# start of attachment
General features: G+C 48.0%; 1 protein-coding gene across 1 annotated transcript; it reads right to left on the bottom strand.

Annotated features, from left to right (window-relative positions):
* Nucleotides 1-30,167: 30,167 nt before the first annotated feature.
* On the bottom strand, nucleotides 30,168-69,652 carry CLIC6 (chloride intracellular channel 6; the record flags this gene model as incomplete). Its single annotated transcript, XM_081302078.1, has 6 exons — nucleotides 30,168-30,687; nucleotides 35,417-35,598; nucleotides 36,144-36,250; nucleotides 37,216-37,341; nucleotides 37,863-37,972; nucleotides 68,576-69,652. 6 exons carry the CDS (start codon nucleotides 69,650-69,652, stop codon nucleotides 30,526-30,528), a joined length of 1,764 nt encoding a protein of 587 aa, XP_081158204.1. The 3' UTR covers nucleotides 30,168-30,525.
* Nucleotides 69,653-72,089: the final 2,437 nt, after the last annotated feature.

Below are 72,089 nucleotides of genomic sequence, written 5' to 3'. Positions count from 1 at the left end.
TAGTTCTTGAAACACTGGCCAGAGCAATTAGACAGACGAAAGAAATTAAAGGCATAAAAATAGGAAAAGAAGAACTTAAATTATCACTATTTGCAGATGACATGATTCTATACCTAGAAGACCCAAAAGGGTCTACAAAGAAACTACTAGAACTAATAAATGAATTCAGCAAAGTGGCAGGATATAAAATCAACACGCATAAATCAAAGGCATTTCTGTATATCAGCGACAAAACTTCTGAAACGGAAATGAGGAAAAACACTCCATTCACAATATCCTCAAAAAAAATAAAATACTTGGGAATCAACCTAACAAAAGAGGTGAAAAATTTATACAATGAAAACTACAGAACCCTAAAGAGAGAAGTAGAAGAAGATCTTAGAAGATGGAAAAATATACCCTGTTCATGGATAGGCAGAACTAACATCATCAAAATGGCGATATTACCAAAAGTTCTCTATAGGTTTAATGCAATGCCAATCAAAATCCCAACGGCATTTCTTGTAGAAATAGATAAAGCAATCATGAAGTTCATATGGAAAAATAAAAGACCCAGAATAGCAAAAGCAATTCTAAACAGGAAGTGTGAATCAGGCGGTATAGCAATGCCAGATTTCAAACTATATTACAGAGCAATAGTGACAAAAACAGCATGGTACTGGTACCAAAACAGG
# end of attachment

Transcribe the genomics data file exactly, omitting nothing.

General features: G+C 48.0%; 1 protein-coding gene across 1 annotated transcript; it reads right to left on the bottom strand.

Annotated features, from left to right (window-relative positions):
* Nucleotides 1-30,167: 30,167 nt before the first annotated feature.
* On the bottom strand, nucleotides 30,168-69,652 carry CLIC6 (chloride intracellular channel 6; the record flags this gene model as incomplete). Its single annotated transcript, XM_081302078.1, has 6 exons — nucleotides 30,168-30,687; nucleotides 35,417-35,598; nucleotides 36,144-36,250; nucleotides 37,216-37,341; nucleotides 37,863-37,972; nucleotides 68,576-69,652. 6 exons carry the CDS (start codon nucleotides 69,650-69,652, stop codon nucleotides 30,526-30,528), a joined length of 1,764 nt encoding a protein of 587 aa, XP_081158204.1. The 3' UTR covers nucleotides 30,168-30,525.
* Nucleotides 69,653-72,089: the final 2,437 nt, after the last annotated feature.

Below are 72,089 nucleotides of genomic sequence, written 5' to 3'. Positions count from 1 at the left end.
TAGTTCTTGAAACACTGGCCAGAGCAATTAGACAGACGAAAGAAATTAAAGGCATAAAAATAGGAAAAGAAGAACTTAAATTATCACTATTTGCAGATGACATGATTCTATACCTAGAAGACCCAAAAGGGTCTACAAAGAAACTACTAGAACTAATAAATGAATTCAGCAAAGTGGCAGGATATAAAATCAACACGCATAAATCAAAGGCATTTCTGTATATCAGCGACAAAACTTCTGAAACGGAAATGAGGAAAAACACTCCATTCACAATATCCTCAAAAAAAATAAAATACTTGGGAATCAACCTAACAAAAGAGGTGAAAAATTTATACAATGAAAACTACAGAACCCTAAAGAGAGAAGTAGAAGAAGATCTTAGAAGATGGAAAAATATACCCTGTTCATGGATAGGCAGAACTAACATCATCAAAATGGCGATATTACCAAAAGTTCTCTATAGGTTTAATGCAATGCCAATCAAAATCCCAACGGCATTTCTTGTAGAAATAGATAAAGCAATCATGAAGTTCATATGGAAAAATAAAAGACCCAGAATAGCAAAAGCAATTCTAAACAGGAAGTGTGAATCAGGCGGTATAGCAATGCCAGATTTCAAACTATATTACAGAGCAATAGTGACAAAAACAGCATGGTACTGGTACCAAAACAGG